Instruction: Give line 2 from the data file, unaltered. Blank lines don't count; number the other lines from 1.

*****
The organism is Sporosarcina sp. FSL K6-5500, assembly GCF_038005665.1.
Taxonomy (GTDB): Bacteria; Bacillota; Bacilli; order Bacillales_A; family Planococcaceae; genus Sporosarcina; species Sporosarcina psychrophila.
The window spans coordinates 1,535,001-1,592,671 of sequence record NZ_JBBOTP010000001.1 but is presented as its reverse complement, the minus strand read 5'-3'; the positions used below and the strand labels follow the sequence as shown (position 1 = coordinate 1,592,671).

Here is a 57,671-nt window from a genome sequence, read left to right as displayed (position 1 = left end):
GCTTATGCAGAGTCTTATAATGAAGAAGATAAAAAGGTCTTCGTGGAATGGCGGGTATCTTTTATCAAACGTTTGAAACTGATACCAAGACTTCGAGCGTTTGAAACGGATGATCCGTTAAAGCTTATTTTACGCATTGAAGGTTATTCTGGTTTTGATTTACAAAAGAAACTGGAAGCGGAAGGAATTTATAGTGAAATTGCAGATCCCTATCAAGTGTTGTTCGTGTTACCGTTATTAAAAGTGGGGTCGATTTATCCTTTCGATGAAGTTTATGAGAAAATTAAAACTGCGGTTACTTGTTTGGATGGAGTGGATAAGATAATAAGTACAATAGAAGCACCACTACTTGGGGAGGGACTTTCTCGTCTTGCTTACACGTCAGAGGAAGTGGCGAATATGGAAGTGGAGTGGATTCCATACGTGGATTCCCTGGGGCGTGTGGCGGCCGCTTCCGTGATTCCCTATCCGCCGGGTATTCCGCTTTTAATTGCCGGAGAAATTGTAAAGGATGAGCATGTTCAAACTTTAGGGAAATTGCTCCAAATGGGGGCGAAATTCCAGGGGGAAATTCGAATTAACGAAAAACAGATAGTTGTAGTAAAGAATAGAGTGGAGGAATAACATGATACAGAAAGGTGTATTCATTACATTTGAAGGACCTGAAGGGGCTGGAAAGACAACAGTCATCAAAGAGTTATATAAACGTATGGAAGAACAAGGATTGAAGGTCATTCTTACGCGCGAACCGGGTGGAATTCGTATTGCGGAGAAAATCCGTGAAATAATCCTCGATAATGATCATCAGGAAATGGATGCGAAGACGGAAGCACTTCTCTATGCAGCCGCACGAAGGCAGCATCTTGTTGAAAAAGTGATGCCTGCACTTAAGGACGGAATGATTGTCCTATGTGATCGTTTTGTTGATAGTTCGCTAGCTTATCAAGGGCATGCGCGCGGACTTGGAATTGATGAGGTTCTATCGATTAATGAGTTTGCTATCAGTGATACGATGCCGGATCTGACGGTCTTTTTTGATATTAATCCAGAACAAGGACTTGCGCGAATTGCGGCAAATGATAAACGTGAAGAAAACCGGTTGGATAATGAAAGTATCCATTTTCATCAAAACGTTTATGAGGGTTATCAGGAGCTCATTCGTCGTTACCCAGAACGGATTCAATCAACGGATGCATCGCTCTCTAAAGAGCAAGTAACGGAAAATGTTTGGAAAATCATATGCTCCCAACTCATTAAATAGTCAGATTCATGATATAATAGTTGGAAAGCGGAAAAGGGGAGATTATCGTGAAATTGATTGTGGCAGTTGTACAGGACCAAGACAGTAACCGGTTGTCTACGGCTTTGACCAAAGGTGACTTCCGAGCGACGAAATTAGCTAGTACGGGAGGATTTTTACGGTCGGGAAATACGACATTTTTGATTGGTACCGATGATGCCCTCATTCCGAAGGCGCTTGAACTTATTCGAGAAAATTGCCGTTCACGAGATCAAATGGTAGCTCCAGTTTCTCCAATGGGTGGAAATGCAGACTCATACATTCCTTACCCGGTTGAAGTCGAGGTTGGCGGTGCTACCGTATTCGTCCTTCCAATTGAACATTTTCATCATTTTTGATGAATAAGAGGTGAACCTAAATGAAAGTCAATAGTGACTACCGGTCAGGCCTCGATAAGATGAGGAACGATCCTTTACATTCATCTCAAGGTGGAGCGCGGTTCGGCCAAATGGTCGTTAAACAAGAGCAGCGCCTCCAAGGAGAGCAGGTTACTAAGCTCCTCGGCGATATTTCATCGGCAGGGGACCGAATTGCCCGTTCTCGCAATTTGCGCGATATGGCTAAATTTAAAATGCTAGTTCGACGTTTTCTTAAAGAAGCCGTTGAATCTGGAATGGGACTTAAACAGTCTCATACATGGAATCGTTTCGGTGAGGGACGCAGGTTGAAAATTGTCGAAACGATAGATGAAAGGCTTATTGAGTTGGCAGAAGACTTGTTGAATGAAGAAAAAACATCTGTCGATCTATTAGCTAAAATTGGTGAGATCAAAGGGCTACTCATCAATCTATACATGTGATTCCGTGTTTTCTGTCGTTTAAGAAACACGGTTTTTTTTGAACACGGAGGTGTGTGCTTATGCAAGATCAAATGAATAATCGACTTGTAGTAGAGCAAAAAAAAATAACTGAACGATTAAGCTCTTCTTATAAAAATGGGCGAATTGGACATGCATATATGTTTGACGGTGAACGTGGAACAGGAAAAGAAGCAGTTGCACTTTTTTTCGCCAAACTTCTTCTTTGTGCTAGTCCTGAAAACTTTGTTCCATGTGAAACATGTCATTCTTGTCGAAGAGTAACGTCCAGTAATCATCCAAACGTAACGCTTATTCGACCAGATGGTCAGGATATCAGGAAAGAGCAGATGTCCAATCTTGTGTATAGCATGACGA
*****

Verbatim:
Taxonomy (GTDB): Bacteria; Bacillota; Bacilli; order Bacillales_A; family Planococcaceae; genus Sporosarcina; species Sporosarcina psychrophila.